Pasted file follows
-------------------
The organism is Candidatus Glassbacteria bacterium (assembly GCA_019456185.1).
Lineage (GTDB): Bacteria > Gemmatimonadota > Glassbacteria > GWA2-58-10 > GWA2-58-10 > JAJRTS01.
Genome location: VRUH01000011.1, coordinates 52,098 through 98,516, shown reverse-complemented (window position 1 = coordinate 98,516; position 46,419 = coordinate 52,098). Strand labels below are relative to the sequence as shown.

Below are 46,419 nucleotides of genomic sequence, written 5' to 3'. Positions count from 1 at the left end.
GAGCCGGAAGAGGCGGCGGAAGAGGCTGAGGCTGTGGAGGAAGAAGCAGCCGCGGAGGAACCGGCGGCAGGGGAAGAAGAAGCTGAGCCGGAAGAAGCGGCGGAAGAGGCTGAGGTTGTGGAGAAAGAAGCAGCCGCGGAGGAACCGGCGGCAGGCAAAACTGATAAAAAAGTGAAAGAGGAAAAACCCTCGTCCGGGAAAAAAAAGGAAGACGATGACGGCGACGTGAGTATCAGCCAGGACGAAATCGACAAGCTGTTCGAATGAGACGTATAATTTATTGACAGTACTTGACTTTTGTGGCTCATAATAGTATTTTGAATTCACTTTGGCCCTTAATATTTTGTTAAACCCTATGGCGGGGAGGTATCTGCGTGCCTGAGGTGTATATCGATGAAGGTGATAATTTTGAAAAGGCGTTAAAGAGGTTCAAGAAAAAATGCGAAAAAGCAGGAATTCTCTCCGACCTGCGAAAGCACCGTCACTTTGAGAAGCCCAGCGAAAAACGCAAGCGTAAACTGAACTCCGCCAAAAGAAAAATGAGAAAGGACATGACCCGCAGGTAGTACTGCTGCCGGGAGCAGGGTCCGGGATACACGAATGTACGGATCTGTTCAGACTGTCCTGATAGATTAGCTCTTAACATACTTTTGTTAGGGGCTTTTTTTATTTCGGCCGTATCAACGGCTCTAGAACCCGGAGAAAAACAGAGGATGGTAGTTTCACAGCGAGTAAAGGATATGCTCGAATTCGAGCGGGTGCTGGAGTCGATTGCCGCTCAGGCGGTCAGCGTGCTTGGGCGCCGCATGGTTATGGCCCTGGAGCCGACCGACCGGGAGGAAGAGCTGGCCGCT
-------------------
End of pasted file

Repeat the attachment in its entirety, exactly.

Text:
The organism is Candidatus Glassbacteria bacterium (assembly GCA_019456185.1).
Lineage (GTDB): Bacteria > Gemmatimonadota > Glassbacteria > GWA2-58-10 > GWA2-58-10 > JAJRTS01.
Genome location: VRUH01000011.1, coordinates 52,098 through 98,516, shown reverse-complemented (window position 1 = coordinate 98,516; position 46,419 = coordinate 52,098). Strand labels below are relative to the sequence as shown.

Below are 46,419 nucleotides of genomic sequence, written 5' to 3'. Positions count from 1 at the left end.
GAGCCGGAAGAGGCGGCGGAAGAGGCTGAGGCTGTGGAGGAAGAAGCAGCCGCGGAGGAACCGGCGGCAGGGGAAGAAGAAGCTGAGCCGGAAGAAGCGGCGGAAGAGGCTGAGGTTGTGGAGAAAGAAGCAGCCGCGGAGGAACCGGCGGCAGGCAAAACTGATAAAAAAGTGAAAGAGGAAAAACCCTCGTCCGGGAAAAAAAAGGAAGACGATGACGGCGACGTGAGTATCAGCCAGGACGAAATCGACAAGCTGTTCGAATGAGACGTATAATTTATTGACAGTACTTGACTTTTGTGGCTCATAATAGTATTTTGAATTCACTTTGGCCCTTAATATTTTGTTAAACCCTATGGCGGGGAGGTATCTGCGTGCCTGAGGTGTATATCGATGAAGGTGATAATTTTGAAAAGGCGTTAAAGAGGTTCAAGAAAAAATGCGAAAAAGCAGGAATTCTCTCCGACCTGCGAAAGCACCGTCACTTTGAGAAGCCCAGCGAAAAACGCAAGCGTAAACTGAACTCCGCCAAAAGAAAAATGAGAAAGGACATGACCCGCAGGTAGTACTGCTGCCGGGAGCAGGGTCCGGGATACACGAATGTACGGATCTGTTCAGACTGTCCTGATAGATTAGCTCTTAACATACTTTTGTTAGGGGCTTTTTTTATTTCGGCCGTATCAACGGCTCTAGAACCCGGAGAAAAACAGAGGATGGTAGTTTCACAGCGAGTAAAGGATATGCTCGAATTCGAGCGGGTGCTGGAGTCGATTGCCGCTCAGGCGGTCAGCGTGCTTGGGCGCCGCATGGTTATGGCCCTGGAGCCGACCGACCGGGAGGAAGAGCTGGCCGCT